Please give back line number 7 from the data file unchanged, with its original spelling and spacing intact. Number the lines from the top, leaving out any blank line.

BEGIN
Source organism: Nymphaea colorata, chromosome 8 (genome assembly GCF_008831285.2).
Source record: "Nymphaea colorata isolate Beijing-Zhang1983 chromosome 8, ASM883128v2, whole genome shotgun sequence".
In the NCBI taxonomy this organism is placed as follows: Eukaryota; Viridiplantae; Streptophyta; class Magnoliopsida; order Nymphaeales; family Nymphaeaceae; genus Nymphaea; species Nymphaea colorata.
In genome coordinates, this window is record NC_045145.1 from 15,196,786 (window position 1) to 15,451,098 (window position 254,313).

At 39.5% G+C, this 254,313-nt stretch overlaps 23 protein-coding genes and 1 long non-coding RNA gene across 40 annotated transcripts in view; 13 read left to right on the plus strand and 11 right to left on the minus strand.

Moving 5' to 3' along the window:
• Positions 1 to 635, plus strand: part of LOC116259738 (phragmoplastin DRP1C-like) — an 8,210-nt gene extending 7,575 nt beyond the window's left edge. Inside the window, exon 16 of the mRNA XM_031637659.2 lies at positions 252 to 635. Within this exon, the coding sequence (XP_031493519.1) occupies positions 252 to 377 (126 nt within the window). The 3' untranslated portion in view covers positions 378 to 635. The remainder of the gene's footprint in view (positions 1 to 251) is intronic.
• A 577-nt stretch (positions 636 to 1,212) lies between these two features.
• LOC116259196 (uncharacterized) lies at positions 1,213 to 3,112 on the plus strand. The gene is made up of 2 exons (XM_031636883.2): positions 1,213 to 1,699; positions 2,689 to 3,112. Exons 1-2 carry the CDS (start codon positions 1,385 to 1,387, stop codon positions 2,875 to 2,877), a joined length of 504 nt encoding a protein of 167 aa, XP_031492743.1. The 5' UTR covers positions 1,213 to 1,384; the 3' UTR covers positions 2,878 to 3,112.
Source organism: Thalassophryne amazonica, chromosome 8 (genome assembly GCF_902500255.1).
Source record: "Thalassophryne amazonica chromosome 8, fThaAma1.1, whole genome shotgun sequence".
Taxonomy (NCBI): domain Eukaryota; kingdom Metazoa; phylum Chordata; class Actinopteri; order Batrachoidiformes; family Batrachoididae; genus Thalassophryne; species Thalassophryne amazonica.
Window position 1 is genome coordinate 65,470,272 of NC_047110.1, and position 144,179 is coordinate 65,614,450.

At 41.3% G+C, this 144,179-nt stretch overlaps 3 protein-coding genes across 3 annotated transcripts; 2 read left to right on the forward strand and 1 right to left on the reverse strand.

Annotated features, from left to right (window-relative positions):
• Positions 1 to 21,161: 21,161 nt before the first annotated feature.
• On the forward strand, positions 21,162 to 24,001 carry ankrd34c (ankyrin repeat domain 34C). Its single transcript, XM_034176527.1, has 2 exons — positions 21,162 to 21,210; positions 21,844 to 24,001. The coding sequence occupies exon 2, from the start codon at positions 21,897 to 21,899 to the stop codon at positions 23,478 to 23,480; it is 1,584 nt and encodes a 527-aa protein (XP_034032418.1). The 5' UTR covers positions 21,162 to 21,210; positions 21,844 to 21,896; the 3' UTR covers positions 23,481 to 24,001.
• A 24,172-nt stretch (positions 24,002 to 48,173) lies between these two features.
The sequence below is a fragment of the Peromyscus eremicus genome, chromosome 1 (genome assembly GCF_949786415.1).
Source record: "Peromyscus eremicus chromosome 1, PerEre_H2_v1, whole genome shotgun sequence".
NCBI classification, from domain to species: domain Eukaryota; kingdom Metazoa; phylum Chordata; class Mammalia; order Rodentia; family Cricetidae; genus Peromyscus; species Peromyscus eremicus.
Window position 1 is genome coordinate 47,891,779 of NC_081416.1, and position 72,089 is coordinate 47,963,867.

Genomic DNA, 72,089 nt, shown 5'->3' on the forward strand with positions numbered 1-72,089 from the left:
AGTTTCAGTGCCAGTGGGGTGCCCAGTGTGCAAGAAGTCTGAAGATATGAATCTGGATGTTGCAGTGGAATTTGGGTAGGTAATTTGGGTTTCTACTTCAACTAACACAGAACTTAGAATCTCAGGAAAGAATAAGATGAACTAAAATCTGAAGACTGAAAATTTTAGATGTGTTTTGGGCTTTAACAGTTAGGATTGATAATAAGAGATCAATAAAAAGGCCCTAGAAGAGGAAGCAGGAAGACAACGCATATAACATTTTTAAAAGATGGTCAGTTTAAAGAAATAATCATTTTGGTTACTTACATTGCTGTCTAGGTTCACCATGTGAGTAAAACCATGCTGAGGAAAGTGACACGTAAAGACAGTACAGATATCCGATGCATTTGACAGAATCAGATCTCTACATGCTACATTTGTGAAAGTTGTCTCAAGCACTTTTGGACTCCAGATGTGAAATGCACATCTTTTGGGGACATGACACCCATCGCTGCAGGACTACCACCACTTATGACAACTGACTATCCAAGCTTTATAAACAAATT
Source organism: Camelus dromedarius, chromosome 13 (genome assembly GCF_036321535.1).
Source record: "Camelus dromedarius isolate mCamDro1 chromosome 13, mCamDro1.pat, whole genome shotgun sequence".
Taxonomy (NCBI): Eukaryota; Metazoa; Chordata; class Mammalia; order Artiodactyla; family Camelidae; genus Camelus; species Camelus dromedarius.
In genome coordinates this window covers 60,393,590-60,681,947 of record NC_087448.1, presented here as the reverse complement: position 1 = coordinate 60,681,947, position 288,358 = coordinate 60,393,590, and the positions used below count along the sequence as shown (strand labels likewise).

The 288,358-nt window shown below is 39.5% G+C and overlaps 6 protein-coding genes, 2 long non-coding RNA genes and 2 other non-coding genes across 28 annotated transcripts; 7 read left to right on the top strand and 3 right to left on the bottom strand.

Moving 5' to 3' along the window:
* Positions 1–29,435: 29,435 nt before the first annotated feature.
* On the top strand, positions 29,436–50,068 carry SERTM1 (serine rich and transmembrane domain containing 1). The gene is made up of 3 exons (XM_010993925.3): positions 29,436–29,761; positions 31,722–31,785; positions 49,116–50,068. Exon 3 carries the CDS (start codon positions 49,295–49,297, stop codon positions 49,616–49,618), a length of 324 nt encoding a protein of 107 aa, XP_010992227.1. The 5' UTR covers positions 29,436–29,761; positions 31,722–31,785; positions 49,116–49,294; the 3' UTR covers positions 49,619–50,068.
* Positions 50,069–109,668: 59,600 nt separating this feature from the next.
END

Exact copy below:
• Positions 1 to 635, plus strand: part of LOC116259738 (phragmoplastin DRP1C-like) — an 8,210-nt gene extending 7,575 nt beyond the window's left edge. Inside the window, exon 16 of the mRNA XM_031637659.2 lies at positions 252 to 635. Within this exon, the coding sequence (XP_031493519.1) occupies positions 252 to 377 (126 nt within the window). The 3' untranslated portion in view covers positions 378 to 635. The remainder of the gene's footprint in view (positions 1 to 251) is intronic.